deponent

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Deponent

An individual who, under oath or affirmation, gives out-of-court testimony in a deposition. A deponent is someone who gives evidence or acts as a witness. The testimony of a deponent is written and carries the deponent's signature.

deponent

n. a person testifying (stating answers in response to questions) at a deposition. (See: depose, deposition)

deponent

noun affiant, apprizer, attestant, attestator, attester, attestor, communicant, communicator, enlightener, indicator, informant, informer, one who attests, one who bears witness, one who gives evidence, one who makes an affidavit, one who testifies under oath, party making an affidavit, reporter, swearer, teller, testifier, voucher, witness, witness who gives testimony
Associated concepts: witness
See also: affiant, affirmant, witness

deponent

a person who depones or gives evidence by deposition or by AFFIDAVIT.

DEPONENT, witness. One who gives information, on oath or affirmation, respecting some facts known to him, before a magistrate he who makes a deposition.

References in periodicals archive ?
This Note examines the variety of ways federal courts have approached apex deponents and the apex doctrine.
The court reasoned that the former testimony hearsay exception is similar to, yet more generous than, Rule 212(a)(5); it can be invoked without prior notice, where the deponent is a party, and where the deponent's evidence deposition has been taken.
when considering the non-availability of civilian deponents.
Before giving a statement, deponents were informed that information included in the statements would be sent to the OGP and could be used in future criminal proceedings if the OGP so chose.
Most of the deponents who entered into community reconciliation agreements have expressed clear satisfaction with the process.
At least we can suppose that if the two deponents had cared to abide strictly by normative standards of Jewishness, they would have refrained from crossing the border into Spain and Portugal, where widespread anti-converso prejudice not only compelled converso returnees to suspend their observance of Halakhah (Jewish Law), the supposed bedrock of their normative Jewish identity, but also exposed them to the influence of Christianity, not to mention the possibility of persecution, incarceration, ruin, and perhaps even death, as putative "Judaizers," regardless of what they believed or did.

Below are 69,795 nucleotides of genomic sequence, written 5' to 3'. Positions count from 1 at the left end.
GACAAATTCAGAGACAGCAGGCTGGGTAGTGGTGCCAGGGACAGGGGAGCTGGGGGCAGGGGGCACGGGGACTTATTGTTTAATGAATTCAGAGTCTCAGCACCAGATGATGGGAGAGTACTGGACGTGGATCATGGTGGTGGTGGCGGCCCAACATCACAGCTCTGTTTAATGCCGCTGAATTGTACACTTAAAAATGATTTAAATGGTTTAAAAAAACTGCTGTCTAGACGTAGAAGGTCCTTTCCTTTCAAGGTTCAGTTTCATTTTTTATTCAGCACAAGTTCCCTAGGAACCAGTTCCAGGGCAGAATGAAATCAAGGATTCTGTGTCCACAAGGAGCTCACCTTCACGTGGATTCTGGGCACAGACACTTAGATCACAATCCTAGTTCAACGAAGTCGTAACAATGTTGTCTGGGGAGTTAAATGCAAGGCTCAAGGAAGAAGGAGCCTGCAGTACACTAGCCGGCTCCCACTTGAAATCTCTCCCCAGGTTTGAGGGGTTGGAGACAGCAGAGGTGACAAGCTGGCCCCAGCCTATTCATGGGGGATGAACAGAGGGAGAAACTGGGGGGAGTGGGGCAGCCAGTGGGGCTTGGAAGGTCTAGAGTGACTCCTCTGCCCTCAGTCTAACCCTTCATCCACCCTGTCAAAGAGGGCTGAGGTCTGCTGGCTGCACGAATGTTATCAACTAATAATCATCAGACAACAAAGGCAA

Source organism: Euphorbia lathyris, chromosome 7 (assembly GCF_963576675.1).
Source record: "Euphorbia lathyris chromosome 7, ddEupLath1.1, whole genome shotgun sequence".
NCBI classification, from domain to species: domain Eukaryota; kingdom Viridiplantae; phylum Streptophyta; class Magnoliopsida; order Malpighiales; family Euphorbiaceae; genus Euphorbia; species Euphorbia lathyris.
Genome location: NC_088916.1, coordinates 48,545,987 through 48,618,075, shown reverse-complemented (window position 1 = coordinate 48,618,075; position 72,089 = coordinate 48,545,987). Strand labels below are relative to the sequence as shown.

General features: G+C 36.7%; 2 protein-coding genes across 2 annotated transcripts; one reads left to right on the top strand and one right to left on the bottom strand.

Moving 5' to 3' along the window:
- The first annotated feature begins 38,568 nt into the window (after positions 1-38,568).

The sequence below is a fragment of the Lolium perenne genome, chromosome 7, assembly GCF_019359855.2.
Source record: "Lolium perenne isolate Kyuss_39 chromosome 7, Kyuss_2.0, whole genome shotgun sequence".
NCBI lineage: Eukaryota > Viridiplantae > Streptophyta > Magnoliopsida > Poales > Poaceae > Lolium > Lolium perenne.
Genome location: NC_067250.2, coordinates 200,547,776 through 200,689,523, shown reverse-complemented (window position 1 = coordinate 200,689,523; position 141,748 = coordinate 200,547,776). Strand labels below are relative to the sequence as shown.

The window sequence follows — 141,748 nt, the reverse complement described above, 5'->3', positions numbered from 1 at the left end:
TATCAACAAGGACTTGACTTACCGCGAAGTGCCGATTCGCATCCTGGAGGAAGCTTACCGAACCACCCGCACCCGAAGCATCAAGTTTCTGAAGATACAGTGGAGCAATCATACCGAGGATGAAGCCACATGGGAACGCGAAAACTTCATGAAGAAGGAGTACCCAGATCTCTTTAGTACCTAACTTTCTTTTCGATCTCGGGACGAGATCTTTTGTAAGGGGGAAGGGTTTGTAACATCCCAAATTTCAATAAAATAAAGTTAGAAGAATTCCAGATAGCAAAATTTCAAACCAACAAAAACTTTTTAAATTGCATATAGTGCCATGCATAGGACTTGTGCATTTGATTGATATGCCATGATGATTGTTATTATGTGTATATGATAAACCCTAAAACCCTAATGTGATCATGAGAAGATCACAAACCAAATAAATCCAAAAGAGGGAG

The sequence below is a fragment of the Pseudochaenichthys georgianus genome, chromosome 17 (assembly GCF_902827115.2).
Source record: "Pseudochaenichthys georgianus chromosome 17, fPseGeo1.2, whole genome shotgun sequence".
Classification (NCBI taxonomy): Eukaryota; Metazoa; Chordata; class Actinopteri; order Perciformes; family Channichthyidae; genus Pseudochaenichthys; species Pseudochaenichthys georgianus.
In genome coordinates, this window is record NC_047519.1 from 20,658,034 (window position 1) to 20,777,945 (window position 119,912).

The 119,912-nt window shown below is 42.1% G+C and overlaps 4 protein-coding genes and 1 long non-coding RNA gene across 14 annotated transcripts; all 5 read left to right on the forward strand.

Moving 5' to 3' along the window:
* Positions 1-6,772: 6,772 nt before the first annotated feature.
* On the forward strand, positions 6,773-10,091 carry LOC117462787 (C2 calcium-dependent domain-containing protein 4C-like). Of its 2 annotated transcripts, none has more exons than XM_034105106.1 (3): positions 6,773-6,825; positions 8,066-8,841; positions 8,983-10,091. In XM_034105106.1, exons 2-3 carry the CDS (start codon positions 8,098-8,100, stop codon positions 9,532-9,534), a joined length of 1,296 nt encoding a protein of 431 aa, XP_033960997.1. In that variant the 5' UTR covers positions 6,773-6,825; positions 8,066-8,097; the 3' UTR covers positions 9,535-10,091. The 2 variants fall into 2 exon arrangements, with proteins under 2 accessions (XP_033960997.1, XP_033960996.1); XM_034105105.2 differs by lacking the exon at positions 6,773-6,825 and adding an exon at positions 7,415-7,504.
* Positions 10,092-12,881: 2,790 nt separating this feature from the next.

Watkins found ten deponents including Appowell to provide answers to these new articles.
A deponent may feel compelled to be adversarial rather then fully open and forthcoming;
An Antiquated Ghost that Haunts / The Charnel-Houses of the Antients / And calls the Dead Deponents up, to Answer / And solve all Questions of the Necromancer" (Samuel Butler, "Antiquity," (1928) 3-4, 5-8).
15) Counsel also should seek protective orders on irrelevant deponents.
Even on "basic facts" like the ages or names or family relationships of some deponents the documents turned out to be fairly unreliable.
Since the last annual return, as before, the bank has kept an account in the North River Bank, in the City of New York, in order to have its bills receivable and current in New York, so that such bills might pass in the state and elsewhere, without discount; and the directors have accordingly ordered such surplus funds, as were not needed at the bank for its ordinary business, to be sent to the said North River Bank, to redeem the paper there, and the sum above stated as being in that bank are the funds of this bank, placed there for the aforesaid purpose, with the ordinary means of the bank; and these deponents also say, that they have used such means whenever requested by their customers and persons holding their bills, by giving drafts on New York at sight, and without premium.